You Don't Want To Mess With Anushka Sharma

(Shobhaa De is an established writer, columnist, opinion shaper and social commentator, who is considered an authority on popular culture.)

It's not a movie... it's a truth serum...

My daughter warned me, "Mama... please avoid! It's not for you. The violence depicted is so graphic, so gory, you won't be able to take it." Anandita was right - I couldn't take the relentless pulping of bodies that NH10 feeds on. But the movie was definitely for me. And for every other citizen who is shocked by the stepped up attacks on women in our superficially modern, but essentially medieval society.

NH10 is 'unwatchable' if you are like me and shut your eyes during scenes that show even a drop of spilled blood. NH10 depicts the worst, most cruel acts of physical torture being clinically inflicted on half-a-dozen characters for most of its 120 minutes of running time. Paradoxically, that's also what makes the movie a 'must watch'. We can't go on averting our eyes, blocking our ears, blanking out the sordid truth that is staring us in the face, day in and day out. Or...can we?

NH10 is not just about a road trip going wrong! Please! Come on... some of the reviews have described it as belonging to a 'thriller-horror' genre. Anything but! There are no bhoots in it...and it's Anushka in the lead, not Bipasha. NH10 makes a pretty powerful statement about a deadly disease eating into our society's entrails - the doings of khap panchayats which endorse, support and encourage honour killings. Unfortunately, we refuse to acknowledge the widespread existence of the practice, believing honour killings happen to 'other people' in distant villages, and have nothing to do with us city slickers. Well, guess what? In this dark and pessimistic film, the shocking narrative which unfolds through a bizarre turn of events involves just such stereotypical 'city slickers'. 'People like us', who are expected to be totally insulated from pretty much everything that happens 'out there' to 'people like them'.

Meera (Anushka Sharma) and Arjun (Neil Bhoopalam), are regular, upwardly mobile Gurgaon professionals, flashing all the 'right' accessories and living the sort of lifestyle that's showcased when one discusses 'Aspirational India'. Arjun sports a watch that Meera assures a villain is worth two lakhs, when she tries to buy their freedom. They own an impressive SUV, she is a languid smoker, he hires a luxury suite for her birthday getaway, they call each other 'man', kiss in elevators, and talk sexy in bed. You almost expect to run into them at the trendy Farzi Cafe in Cyber City. Yup. That type.

Once they set off on the 403-km-long NH10 - the crowded national highway that starts in Delhi and ends at the Pakistan border in Punjab - something awful happens. They witness the chilling honour killing of a young couple...and naturally, the killers don't want to spare these two, either. I am not sure whether Anushka Sharma (producer-actor) based the movie on the horrific slaughter of Manoj Banwala and his bride Babli in Haryana (which led to a landmark judgment and the five perpetrators were sentenced to death). But in NH10, the reality of this scourge explodes in our faces as the movie progresses.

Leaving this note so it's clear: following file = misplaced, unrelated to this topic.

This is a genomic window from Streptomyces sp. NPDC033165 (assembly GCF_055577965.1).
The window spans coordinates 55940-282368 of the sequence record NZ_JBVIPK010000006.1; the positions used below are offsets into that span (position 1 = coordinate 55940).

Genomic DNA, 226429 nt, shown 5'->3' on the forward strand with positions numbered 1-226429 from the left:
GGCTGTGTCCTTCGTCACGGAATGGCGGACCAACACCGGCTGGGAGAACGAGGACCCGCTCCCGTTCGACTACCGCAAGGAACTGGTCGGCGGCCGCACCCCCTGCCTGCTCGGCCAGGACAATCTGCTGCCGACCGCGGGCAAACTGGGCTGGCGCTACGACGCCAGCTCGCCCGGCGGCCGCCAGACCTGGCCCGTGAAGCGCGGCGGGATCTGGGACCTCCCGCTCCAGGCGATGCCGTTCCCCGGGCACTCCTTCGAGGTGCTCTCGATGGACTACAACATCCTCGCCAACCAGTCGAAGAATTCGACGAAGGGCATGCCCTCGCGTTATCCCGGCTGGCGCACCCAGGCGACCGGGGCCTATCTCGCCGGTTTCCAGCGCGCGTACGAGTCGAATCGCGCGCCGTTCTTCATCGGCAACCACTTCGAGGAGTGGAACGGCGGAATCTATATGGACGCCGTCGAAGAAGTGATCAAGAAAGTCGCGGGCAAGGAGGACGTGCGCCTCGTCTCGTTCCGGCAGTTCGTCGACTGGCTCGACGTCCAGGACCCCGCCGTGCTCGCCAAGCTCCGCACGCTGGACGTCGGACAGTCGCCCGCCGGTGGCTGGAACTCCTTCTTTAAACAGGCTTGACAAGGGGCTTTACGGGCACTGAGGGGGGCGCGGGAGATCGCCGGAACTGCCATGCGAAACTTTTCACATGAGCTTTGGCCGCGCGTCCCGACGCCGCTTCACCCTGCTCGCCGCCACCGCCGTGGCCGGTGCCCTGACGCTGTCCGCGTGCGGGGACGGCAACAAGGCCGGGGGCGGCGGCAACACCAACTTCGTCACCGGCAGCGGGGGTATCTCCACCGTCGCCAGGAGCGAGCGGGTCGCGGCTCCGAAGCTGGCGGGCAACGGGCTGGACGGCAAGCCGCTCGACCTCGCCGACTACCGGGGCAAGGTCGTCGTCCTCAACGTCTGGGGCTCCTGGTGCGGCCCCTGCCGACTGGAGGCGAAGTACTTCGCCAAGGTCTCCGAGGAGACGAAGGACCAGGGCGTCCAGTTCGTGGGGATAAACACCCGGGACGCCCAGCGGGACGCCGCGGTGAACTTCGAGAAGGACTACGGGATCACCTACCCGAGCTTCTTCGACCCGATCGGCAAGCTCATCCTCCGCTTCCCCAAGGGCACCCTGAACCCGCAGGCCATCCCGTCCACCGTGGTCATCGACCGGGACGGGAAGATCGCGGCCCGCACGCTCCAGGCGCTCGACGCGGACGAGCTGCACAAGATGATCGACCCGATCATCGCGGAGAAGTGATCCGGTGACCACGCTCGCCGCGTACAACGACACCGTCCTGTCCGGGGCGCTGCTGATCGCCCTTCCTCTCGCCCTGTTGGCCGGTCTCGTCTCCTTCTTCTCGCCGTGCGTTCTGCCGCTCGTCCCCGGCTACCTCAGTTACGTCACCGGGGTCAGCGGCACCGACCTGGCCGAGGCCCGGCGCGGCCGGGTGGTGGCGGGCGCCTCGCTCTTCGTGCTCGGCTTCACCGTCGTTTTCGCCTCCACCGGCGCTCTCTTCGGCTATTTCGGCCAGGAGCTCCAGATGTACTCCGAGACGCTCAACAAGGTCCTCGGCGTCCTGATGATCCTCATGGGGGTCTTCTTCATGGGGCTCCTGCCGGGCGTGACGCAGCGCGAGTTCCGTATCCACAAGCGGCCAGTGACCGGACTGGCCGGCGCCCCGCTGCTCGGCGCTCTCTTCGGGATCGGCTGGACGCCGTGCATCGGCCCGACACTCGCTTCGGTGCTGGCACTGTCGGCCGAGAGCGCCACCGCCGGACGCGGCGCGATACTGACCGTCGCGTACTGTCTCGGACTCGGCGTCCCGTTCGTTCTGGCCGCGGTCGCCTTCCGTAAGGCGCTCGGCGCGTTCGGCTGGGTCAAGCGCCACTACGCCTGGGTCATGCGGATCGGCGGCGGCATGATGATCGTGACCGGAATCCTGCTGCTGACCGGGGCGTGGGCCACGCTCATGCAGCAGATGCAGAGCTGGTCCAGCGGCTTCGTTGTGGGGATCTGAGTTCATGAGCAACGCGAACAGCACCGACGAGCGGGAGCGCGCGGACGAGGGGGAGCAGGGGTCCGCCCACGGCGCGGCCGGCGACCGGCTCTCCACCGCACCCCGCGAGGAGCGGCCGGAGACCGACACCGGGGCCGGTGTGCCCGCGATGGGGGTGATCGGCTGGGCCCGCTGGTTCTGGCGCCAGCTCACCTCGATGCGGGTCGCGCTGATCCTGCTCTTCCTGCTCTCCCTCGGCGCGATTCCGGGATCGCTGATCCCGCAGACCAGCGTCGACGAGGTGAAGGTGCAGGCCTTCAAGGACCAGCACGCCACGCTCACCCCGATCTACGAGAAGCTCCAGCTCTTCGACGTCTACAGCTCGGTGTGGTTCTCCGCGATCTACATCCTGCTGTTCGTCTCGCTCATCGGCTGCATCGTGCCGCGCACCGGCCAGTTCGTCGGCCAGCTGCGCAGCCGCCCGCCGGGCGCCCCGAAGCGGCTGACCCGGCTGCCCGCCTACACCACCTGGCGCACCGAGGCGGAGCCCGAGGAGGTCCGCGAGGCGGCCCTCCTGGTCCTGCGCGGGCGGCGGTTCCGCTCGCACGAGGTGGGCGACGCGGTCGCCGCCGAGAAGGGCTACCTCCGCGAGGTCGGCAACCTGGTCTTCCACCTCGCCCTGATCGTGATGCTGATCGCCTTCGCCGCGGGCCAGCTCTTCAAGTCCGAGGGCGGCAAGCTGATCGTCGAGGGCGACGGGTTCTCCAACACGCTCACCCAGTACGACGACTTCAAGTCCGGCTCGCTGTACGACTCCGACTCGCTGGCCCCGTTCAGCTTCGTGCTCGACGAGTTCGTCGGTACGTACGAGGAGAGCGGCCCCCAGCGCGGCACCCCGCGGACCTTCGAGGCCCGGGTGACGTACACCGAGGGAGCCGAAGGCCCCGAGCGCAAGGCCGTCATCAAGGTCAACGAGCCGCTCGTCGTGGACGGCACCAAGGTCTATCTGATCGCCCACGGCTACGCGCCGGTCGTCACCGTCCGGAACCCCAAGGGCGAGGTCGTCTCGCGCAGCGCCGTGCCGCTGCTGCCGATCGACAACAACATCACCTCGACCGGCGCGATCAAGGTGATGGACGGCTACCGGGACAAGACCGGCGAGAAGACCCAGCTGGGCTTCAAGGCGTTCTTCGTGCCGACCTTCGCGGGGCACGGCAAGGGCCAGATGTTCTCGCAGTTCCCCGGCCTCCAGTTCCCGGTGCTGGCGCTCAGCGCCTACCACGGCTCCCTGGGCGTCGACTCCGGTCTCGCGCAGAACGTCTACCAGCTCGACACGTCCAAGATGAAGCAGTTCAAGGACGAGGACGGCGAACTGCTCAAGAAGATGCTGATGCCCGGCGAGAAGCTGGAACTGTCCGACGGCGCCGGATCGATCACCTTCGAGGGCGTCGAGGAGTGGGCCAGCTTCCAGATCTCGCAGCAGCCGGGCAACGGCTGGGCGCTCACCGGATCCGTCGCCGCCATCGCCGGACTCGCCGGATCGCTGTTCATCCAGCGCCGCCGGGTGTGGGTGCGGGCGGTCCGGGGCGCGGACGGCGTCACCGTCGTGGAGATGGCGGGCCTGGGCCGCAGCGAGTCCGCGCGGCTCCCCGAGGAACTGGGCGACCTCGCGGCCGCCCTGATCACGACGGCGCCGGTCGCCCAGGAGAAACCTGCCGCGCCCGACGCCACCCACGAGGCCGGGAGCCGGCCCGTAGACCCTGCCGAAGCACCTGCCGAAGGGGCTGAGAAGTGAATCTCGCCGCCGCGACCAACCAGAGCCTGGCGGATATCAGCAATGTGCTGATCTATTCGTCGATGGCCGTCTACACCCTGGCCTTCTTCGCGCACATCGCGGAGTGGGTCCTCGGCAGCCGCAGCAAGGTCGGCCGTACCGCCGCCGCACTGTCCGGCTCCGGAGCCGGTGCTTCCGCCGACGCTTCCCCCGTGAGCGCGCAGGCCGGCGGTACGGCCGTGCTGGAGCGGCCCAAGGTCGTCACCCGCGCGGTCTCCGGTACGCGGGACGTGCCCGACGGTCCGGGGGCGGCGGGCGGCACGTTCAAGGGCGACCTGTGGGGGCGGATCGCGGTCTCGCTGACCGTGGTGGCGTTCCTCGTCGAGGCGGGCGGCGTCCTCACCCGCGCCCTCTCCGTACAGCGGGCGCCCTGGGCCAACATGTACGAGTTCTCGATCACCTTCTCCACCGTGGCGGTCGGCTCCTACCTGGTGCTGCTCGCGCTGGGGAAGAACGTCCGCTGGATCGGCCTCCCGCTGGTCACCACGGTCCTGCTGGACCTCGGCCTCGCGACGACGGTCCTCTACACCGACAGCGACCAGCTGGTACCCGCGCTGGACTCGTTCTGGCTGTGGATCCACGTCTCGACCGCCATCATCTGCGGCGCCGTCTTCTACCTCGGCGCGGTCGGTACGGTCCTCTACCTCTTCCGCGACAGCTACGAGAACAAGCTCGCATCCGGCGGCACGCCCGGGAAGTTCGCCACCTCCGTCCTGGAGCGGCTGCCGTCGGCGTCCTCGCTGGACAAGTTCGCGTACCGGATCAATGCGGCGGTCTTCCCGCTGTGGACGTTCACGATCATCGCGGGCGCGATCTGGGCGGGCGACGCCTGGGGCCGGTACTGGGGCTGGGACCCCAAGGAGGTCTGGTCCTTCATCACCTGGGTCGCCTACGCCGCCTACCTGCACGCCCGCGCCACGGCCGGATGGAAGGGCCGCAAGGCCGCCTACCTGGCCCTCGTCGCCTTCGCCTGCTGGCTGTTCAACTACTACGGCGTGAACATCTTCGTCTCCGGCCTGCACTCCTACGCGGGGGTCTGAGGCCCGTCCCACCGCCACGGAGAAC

For me, it wasn't the ugh close-ups or the thud-thud of blunt weapons bludgeoning the young couple to death that disturbed as much as the complicity of all those involved in the deliverance of 'justice' - the local police, the woman sarpanch (whose daughter is being 'punished' by the son and his accomplices for daring to marry a man from the same 'gotra'). I was numb for hours after I walked out of the multiplex.

This is happening. This is happening even as I key this in right now. This is happening a few kilometres from where you and I live in our comfortable urban ghettos. This is happening on the fringes of our lives... our cities. Most times, we don't know. And let's be honest - we don't really care. Till it involves us directly. That's when it hits home. The violence we find so repugnant and 'uncivilised' is right at our doorstep. The cop who 'rescues' Anushka asks her snidely to identify her caste, her "gotra". When she is stumped by his question, he smirks, as if to suggest 'no wonder you are in such a mess'. He gives her a swift lecture on caste and its relevance to our society. That's when it dawns on her that this protector of the innocent is hand-in-glove with the hardened criminals who are out to kill her.

I wonder what made Anushka Sharma pick such a bold subject? It is clearly not a vanity project - she could have backed something far more commercial. NH10 is a grim watch. And I admire Anushka for putting her money where her mouth is. As cinema, it is far from flawless or brilliant. It is not even aimed at the film festival circuit. Director Navdeep Singh goes about his job with a heavy hand that will not win the film any National or popular awards. So what?

Towards the end, when the audience is as exhausted as Anushka, there's a telling scene with an unambiguously 'urban' subtext. Anushka is about to crush one of the villains by driving an SUV straight into the man, who is pinned against a stone wall , his legs broken, his life hanging by a thread. What does our girl do? She pulls out a ciggie from a pack, and lights up. She takes her time taking a few long drags, all the while staring coolly at her victim as he groans and moans in pain. Once done, she stubs out her cigarette, gets into the SUV, revs up the engine and drives full throttle into the guy, flattening him instantly.

Oooooof! No wonder Virat Kohli made sure he praised his 'love' on Twitter.

You definitely don't want to mess with Anushka Sharma.

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